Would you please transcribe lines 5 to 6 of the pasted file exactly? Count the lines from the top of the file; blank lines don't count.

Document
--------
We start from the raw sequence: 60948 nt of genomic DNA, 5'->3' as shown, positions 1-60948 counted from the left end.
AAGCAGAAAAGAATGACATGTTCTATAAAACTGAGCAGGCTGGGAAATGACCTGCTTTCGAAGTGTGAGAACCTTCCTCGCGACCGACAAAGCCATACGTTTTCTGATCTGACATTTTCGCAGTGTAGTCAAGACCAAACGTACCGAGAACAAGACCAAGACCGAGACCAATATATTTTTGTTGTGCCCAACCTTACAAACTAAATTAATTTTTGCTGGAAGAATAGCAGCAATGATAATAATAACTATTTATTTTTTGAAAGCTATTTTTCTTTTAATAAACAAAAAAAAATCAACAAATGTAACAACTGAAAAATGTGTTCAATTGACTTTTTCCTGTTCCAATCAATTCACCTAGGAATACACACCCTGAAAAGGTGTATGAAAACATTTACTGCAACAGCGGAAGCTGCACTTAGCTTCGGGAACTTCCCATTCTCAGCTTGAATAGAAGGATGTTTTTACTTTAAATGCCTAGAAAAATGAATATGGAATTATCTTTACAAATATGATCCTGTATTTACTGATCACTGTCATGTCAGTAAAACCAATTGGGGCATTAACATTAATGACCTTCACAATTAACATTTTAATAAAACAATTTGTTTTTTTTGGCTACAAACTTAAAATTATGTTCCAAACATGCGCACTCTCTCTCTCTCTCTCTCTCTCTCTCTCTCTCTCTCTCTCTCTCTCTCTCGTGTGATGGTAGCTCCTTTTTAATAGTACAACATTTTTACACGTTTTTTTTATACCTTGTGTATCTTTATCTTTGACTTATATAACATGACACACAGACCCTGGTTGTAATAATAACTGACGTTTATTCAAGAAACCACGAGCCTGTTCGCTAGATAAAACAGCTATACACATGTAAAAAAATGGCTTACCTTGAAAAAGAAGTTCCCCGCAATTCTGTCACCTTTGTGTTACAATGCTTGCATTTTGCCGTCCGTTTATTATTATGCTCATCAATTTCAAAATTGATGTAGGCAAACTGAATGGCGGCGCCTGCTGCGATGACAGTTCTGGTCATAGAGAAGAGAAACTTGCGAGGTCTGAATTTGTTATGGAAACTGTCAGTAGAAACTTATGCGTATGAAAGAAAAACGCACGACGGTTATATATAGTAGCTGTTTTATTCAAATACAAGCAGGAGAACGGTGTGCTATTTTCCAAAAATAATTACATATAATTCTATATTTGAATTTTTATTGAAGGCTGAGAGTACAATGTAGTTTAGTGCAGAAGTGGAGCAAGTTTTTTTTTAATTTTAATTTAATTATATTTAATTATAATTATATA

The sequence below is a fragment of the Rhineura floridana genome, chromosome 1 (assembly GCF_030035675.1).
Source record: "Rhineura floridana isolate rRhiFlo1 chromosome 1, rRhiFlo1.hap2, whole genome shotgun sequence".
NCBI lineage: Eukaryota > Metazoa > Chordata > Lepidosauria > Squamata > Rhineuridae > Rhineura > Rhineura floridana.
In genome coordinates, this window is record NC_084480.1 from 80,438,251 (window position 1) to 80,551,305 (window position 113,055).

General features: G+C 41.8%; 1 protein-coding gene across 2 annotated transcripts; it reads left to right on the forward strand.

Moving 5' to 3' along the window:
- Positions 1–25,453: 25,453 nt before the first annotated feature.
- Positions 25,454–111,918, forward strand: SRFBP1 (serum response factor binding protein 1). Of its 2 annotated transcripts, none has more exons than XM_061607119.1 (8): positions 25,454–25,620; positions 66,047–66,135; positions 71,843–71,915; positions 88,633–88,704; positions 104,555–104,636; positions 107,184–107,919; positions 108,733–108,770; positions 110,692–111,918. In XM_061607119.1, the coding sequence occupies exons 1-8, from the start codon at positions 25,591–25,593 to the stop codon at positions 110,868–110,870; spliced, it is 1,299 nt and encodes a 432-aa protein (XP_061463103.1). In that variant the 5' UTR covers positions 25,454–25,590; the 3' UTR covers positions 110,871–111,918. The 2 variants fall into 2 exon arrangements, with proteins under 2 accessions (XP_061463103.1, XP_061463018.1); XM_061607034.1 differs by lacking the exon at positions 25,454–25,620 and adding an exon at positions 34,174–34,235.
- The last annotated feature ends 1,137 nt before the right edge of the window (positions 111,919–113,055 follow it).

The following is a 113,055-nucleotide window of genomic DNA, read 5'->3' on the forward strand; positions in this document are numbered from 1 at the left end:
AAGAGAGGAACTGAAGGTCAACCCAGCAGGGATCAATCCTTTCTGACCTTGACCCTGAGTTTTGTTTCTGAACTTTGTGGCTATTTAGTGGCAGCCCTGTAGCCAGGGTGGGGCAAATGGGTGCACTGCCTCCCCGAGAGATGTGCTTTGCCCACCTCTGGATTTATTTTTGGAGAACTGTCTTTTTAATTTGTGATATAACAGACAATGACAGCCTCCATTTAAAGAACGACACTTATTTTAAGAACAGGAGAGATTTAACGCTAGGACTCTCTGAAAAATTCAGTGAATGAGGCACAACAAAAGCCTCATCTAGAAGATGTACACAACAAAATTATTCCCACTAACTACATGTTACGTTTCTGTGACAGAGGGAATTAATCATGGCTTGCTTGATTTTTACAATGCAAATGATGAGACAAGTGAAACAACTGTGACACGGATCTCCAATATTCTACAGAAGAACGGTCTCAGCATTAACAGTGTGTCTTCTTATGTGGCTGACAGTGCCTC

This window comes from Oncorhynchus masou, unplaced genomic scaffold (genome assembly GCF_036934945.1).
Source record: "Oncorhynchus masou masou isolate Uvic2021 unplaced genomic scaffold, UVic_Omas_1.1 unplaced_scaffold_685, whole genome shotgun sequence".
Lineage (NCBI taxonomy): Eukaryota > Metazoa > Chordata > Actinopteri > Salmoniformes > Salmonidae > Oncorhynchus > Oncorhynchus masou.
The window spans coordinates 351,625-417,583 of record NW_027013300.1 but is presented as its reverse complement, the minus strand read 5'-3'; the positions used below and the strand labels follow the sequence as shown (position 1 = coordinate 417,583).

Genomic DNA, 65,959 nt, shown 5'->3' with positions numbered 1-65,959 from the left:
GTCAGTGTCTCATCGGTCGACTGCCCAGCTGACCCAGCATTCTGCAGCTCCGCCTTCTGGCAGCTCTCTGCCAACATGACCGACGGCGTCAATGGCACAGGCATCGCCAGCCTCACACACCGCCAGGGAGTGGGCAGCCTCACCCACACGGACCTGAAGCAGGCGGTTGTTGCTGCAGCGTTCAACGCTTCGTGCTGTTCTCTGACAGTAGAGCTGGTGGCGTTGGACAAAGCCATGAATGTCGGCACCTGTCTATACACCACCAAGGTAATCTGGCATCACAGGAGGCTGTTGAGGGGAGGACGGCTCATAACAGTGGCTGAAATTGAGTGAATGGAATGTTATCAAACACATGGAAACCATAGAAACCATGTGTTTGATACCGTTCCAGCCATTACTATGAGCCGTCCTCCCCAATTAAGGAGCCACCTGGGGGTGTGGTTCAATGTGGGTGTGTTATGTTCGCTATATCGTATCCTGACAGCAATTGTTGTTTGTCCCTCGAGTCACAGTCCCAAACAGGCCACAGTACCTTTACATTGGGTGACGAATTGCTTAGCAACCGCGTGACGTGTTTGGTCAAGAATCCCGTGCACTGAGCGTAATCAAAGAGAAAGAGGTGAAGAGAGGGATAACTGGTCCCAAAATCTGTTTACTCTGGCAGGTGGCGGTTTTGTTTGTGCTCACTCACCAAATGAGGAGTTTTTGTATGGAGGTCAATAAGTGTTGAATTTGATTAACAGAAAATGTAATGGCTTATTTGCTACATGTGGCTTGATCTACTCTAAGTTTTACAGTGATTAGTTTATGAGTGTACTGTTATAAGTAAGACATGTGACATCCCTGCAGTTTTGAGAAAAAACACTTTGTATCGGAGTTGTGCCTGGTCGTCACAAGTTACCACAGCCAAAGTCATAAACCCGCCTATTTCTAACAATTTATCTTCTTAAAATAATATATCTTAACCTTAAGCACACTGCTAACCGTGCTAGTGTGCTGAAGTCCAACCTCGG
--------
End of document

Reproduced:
NCBI lineage: Eukaryota > Metazoa > Chordata > Lepidosauria > Squamata > Rhineuridae > Rhineura > Rhineura floridana.
In genome coordinates, this window is record NC_084480.1 from 80,438,251 (window position 1) to 80,551,305 (window position 113,055).